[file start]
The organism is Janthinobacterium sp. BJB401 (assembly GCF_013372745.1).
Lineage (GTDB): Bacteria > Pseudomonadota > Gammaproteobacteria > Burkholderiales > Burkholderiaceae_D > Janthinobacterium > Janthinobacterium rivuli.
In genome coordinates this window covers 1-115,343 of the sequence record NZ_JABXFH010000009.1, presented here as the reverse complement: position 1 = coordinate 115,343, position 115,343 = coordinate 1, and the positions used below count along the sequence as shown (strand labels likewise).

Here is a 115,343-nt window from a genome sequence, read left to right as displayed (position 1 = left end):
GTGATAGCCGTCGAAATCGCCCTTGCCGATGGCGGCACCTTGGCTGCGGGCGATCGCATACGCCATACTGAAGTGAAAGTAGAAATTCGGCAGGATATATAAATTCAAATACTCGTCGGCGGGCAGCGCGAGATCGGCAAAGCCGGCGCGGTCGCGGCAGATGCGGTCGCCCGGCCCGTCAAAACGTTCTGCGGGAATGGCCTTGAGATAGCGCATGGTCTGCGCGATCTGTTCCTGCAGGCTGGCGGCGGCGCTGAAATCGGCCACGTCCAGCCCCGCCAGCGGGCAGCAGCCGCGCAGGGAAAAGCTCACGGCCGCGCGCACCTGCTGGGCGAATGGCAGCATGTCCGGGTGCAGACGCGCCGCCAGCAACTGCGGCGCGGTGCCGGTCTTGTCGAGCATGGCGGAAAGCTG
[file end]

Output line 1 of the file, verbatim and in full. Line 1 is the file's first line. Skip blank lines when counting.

The organism is Janthinobacterium sp. BJB401 (assembly GCF_013372745.1).